Once we got the ammo problems ironed out, I began to shoot and test the Taurus "Judge."
This revolver/shotgun comes in blue or stainless steel and has an elongated cylinder that accepts five rounds of ammunition. The barrel length is offered in 3 or 6 inches and has an excellent fiber-optic front sight. The grips are rubber and of a special rib design that soaks up the recoil. Campbell's eyes were pretty blurry, so he left the shooting up to me.
I could have brought the targets up to about 4 feet, and made some really impressive holes in the paper, but we didn't think that was a fair approximation.
Instead, we set the targets out at about 8 feet for the shotshell tests, and 10 feet for the buckshot and .45 Colt. We shot a test pattern of No. 4 shot at a man-sized target also at 18 feet to see what sort of dispersion we got. While I didn't photograph the pattern, it effectively covered the entire abdomen area of a man-sized silhouette target. I can't say the No. 4 shot would penetrate enough to kill at that range and dispersion, but I certainly wouldn't want to be the test case.
It covered our target well, and No. 4 shot completely penetrated a turtle's shell at 35 feet. I know because I clean the scoundrels out of my pond with that shot weight.
There is absolutely no question what I would load in this gun if I were to keep one for home defense (and my wife has expressed an interest in one now, so this may well be the case). I would load it with three shots of 000 buckshot, and two of No. 4.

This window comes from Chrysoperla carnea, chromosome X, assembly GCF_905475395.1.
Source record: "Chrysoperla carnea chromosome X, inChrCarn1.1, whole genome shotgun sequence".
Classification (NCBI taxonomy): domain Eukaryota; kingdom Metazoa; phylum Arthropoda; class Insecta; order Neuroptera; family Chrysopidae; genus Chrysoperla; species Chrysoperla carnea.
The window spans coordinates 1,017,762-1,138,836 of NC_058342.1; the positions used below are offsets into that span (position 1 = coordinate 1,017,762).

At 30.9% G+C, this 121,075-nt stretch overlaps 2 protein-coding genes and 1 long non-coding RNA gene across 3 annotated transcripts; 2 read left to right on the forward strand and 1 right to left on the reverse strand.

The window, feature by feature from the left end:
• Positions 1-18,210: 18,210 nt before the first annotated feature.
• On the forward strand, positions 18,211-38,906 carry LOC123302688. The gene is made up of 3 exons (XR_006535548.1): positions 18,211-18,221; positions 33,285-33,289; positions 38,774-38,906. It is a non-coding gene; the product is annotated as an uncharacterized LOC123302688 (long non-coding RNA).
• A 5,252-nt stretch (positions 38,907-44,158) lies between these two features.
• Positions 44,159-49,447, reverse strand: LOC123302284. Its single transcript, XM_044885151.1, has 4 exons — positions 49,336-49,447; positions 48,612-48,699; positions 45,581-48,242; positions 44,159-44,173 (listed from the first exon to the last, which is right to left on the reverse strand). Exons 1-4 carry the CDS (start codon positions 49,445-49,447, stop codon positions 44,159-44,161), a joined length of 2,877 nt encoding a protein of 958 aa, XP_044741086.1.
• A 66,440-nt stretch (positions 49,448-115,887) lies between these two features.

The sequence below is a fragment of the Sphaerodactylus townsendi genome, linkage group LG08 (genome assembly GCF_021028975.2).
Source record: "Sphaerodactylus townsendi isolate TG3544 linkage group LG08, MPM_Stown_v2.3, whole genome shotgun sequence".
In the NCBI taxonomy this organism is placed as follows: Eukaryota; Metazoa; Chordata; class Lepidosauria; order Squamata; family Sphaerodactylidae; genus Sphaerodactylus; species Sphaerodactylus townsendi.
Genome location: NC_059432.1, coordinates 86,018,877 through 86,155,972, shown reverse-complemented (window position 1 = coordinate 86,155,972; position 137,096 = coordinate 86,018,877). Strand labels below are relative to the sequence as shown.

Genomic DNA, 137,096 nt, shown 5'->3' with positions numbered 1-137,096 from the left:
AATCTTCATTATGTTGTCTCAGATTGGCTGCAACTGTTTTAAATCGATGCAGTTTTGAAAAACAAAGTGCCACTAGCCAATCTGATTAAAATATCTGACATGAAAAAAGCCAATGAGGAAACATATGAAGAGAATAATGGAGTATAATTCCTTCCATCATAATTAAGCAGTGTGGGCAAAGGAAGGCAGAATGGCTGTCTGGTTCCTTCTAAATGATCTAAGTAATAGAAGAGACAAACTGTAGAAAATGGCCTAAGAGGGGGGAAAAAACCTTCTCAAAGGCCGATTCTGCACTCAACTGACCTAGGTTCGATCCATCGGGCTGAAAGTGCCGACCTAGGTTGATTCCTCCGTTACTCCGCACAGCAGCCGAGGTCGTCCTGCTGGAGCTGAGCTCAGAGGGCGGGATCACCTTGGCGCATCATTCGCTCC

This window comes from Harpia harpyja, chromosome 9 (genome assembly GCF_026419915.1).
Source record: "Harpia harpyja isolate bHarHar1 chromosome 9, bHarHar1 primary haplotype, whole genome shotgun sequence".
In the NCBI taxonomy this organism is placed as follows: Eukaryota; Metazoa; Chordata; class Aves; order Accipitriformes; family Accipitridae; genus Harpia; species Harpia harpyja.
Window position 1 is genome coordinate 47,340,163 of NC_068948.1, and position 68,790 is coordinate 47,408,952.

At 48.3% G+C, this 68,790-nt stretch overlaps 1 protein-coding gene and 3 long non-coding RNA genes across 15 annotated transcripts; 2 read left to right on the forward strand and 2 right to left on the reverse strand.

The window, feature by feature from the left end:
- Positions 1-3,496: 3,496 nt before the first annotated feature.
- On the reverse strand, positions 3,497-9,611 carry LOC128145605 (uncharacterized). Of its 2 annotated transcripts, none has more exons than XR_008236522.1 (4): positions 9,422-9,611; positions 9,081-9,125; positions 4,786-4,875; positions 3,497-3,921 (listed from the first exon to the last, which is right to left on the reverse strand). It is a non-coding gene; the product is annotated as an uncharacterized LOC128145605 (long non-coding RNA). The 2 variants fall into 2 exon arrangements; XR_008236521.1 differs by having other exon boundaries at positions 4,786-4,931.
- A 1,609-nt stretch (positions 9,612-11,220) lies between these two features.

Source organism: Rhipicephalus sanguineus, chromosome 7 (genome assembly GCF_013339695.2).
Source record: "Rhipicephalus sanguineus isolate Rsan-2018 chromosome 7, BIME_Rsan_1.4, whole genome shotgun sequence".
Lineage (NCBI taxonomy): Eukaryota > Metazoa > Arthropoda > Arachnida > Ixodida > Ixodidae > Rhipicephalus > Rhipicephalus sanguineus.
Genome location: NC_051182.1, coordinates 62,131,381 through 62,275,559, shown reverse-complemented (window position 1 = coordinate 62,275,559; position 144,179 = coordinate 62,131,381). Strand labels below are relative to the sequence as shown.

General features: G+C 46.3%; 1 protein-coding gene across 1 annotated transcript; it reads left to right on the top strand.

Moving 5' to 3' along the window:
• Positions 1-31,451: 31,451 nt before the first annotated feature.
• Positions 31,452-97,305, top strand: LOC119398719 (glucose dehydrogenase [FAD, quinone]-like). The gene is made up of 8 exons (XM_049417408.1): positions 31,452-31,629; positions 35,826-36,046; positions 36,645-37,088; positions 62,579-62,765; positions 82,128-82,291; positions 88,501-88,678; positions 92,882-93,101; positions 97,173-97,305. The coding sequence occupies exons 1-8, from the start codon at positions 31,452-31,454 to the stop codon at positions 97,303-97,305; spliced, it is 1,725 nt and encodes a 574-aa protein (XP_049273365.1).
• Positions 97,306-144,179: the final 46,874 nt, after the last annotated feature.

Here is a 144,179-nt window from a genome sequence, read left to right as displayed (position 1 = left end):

Looking at the pictures tells the tale. Shooting at 8- and 10-inch-diameter Shoot 'n C targets at 10 feet, the buckshot easily placed three .36-caliber balls in a circle the size of a man's head. Tested at 6 and 8 feet, the No. 4 shot made such an evenly dispersed pattern, a shot to a home invader's head would place a pellet inside every inch of his face, blinding and incapacitating him, if not killing him instantly - the more likely possibility.
I'm told by ammo stores these guns are selling well.
In the deep South, the stated purpose of most folks is to kill snakes. I think they're missing the point: This is an excellent snake charmer of the two-legged kind.
And all your little lady really has to do with this one is point it down the hallway and pull the trigger. A miss is not likely at all.
I liked the Taurus Judge a lot, enough to add it to my own personal arsenal. I firmly believe it is the best choice of guns for home defense I have seen.
And it would make a pretty good companion in bear country too, loaded with a combination of .410 slugs and buckshot.
Gordon Hutchinson's best-selling novel, "The Quest and the Quarry", a generational tale that parallels the lives of a line of trophy bucks and the youth of a farming family that hunts them, can be ordered at thequestandthequarry.com, or by calling (800) 538-4355.
It was recently chosen as a book of the year by the Southeastern Outdoor Press Association.